Awareness is Key to Avoiding Senior Scams
Hannah McRae
/ Categories: General

Awareness is Key to Avoiding Senior Scams

Of all of the demographic groups who fall victim to scams, it seems seniors are among the most vulnerable. It’s estimated that one in five Americans over the age of 65 are victims of financial abuse. In order to avoid being a victim of a scam, it’s essential to be aware of the various ways that criminals can separate you from your money and how to avoid falling victim to them.





Medicare scams:

One of the top scams seniors need to be aware of is Medicare scams. In order to protect those covered under Medicare from the fraudulent use of their Social Security Numbers (SSNs), the Centers for Medicare & Medicaid Services (CMS) has been required by law to remove SSNs from all Medicare cards by April of 2019 and issue new cards to everyone. These new cards are more secure as they no longer display your social security number as your Medicare number, your gender, or a signature line. You will also be assigned a new Medicare ID number.

The introduction of the new cards has also, unfortunately, brought potential scammers out of the woodwork, attempting to acquire your information to commit identity theft. In this new scam, callers will pose as Medicare representatives, and will ask for payment for you to receive your new ID card. It’s important to note that the new cards are free and require no extra steps on your part.

Scammers may also reach out to you asking if you want to purchase Medicare prescription coverage (Part D). The caller may try to persuade you to buy Part D or lose your Medicare coverage. Note that you do not need Part D coverage; it is completely voluntary and has no impact on your health plan. Once scammers get your information, they can use it to see a doctor, obtain prescriptions, buy medical equipment or even file a false claim. Don’t let this happen to you.

Medicare will never call you uninvited and ask for personal information so you can obtain your new Medicare number. There is no cost for the new card and Medicare will never call you to demand payment. They will also never call to threaten that your health benefits may be cancelled if you don’t provide personal information or pay to get your card. Call 1 800 MEDICARE should you receive any calls that may be a scam.

Here are some other scams that you should be aware of:

Phone scams: 

Scammers now have the ability to mimic local phone numbers to reach out to potential victims. These callers may say they represent the local clerk’s office or sheriff’s department, claiming that there is a warrant out for your arrest, or that you owe a fine for missing jury duty. Other callers will say they are from the IRS, threatening such things as arrest, deportation, and license revocation if the victim doesn’t pay a bogus tax bill. All of these callers will ask you for an immediate payment via credit card or re-loadable debit or gift cards. They also may request your bank account information to settle this debt. None of these governmental entities operate this way and you should be immediately suspicious when you receive this kind of call.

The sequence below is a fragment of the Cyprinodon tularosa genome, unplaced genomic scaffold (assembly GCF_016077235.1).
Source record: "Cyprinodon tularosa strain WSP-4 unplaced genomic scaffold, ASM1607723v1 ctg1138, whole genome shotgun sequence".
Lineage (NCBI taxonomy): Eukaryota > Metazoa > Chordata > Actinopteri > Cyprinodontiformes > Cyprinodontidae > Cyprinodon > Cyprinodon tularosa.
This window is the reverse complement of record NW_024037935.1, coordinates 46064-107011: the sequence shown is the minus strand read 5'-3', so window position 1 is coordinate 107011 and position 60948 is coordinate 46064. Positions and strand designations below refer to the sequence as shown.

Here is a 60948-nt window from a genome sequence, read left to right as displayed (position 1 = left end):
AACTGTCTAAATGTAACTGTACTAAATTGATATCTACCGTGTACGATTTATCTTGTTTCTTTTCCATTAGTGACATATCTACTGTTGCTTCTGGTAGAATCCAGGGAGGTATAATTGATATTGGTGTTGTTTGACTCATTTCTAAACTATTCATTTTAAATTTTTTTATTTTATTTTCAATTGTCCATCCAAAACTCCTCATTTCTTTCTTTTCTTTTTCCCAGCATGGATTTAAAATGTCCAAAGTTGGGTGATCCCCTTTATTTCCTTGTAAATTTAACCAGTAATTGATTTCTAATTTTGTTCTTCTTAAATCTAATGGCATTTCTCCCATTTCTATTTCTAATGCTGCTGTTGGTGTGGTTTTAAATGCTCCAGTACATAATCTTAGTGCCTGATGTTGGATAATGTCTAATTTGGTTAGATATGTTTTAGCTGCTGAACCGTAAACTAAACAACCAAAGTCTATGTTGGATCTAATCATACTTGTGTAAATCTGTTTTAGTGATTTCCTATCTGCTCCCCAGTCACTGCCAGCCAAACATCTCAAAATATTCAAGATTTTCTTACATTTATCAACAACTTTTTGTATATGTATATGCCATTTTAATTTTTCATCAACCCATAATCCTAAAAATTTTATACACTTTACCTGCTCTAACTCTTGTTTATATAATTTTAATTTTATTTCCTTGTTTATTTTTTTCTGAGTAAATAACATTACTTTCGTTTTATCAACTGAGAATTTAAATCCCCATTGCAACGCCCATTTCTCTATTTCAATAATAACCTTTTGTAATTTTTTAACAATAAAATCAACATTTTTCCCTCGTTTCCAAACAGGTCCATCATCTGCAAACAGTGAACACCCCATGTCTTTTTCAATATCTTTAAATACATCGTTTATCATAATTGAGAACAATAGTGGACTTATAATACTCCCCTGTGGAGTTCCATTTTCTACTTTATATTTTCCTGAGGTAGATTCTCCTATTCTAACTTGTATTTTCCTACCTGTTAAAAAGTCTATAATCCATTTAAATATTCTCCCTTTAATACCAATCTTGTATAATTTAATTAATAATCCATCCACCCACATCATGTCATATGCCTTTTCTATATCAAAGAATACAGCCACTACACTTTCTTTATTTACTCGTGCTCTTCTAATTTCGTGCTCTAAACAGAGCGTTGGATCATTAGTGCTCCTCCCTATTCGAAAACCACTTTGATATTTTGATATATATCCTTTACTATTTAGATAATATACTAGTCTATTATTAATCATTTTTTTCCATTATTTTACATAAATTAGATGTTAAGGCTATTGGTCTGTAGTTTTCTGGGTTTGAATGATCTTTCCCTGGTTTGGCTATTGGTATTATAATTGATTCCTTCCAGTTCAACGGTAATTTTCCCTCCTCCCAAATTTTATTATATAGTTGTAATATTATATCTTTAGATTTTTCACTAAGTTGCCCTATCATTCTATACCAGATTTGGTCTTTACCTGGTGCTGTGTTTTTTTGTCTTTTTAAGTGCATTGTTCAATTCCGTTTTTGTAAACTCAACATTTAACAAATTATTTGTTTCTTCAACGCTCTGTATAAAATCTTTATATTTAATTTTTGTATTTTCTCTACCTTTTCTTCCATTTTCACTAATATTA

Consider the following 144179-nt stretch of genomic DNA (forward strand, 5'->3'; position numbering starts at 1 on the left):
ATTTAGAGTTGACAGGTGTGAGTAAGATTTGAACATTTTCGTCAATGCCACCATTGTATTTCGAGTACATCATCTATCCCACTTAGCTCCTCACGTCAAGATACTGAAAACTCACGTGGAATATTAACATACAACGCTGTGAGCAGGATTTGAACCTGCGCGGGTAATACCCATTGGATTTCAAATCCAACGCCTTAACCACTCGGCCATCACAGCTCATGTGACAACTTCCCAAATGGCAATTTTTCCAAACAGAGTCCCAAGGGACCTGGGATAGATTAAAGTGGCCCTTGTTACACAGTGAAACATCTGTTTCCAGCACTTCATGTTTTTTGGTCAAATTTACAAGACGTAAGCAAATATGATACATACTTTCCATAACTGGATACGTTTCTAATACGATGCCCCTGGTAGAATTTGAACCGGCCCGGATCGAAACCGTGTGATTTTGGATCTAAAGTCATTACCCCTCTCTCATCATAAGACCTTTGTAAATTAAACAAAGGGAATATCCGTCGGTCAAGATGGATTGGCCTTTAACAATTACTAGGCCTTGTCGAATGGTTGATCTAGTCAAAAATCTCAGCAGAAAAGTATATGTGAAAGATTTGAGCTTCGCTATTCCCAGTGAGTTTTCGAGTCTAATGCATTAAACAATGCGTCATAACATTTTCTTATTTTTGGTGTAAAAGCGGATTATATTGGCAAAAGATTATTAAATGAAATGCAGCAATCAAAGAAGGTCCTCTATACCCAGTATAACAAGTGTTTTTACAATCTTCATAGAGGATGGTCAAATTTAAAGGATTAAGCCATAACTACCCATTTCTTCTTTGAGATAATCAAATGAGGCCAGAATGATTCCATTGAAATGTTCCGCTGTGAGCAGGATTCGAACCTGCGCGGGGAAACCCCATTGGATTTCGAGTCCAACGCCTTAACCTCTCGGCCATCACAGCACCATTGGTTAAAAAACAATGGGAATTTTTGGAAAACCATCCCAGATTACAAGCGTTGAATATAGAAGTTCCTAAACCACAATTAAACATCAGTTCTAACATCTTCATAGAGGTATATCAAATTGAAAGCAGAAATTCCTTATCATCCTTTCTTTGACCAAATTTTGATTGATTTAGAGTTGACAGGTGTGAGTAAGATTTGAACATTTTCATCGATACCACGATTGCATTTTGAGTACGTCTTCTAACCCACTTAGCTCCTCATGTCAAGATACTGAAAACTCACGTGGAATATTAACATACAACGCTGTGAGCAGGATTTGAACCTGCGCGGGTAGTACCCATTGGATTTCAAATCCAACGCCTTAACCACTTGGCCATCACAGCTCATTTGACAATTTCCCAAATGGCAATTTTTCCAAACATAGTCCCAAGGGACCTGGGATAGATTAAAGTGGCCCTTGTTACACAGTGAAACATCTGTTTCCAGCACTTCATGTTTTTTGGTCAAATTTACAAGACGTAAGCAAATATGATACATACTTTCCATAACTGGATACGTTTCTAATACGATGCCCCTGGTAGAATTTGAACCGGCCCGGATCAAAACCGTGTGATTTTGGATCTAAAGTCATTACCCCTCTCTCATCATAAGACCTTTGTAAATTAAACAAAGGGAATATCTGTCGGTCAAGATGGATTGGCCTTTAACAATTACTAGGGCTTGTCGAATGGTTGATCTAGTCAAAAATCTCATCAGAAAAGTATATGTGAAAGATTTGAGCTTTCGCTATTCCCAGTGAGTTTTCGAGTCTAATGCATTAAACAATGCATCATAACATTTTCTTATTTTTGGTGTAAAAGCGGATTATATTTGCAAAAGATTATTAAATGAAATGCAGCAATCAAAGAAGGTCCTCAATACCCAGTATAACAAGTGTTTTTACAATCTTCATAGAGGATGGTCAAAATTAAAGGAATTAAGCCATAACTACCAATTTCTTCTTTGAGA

Lottery scams:

According to the Federal Trade Commission, lottery scams were the third-most common type of fraud reported in 2017.

The way this scam operates is that you receive a call or email telling you that you have won a sweepstakes, lottery or some other prize. The caller says that the prize comes with a fee, taxes, or customs duties to pay. They will ask for payment via your bank account, credit card, wire transfer, or gift card. Instead of receiving your prize, you will ultimately lose money and possibly be on the receiving end of even more scam calls.

Past due and debt collection scams: 

Scammers posing as debt collectors may reach out to you regarding a debt that hasn’t been paid or canceled or that doesn’t even exist. They may pressure you to pay the debt immediately or pay via wire transfer, gift card, or other untraceable method. Note that debt collectors cannot lie to you, threaten you, or pose as a government official. A legitimate debt collector already has your information, often including such things your name, address, date of birth, account number, and some or all of your social security number. Be suspicious of a debt collector that calls asking you for any of this information.

In this day and age, the potential of becoming a victim of fraud or identity theft remains high, but being informed and knowing what to do when one of these scammers attempts to reach out to you is essential in protecting your financial well-being.

Follow these tips and avoid becoming the victim of a scam:

  • Never give out personal info over the phone or send money to unknown sources through a wire service.

  • Never call back an unknown number.

  • Know that the IRS will never contact you by phone or email, only by U.S. mail.

  • Do not click on any unknown links or emails. Do not click on any link in any email you were not expecting. To verify if the message or notification is legitimate, visit the official website of whatever business it is and check for any notifications there. It’s also important to protect your computer from viruses by making sure your virus and malware protection software is up-to-date.

  • Trust your instincts. If you have any doubts, hang up the phone or shut the door on the person trying to get money from you.

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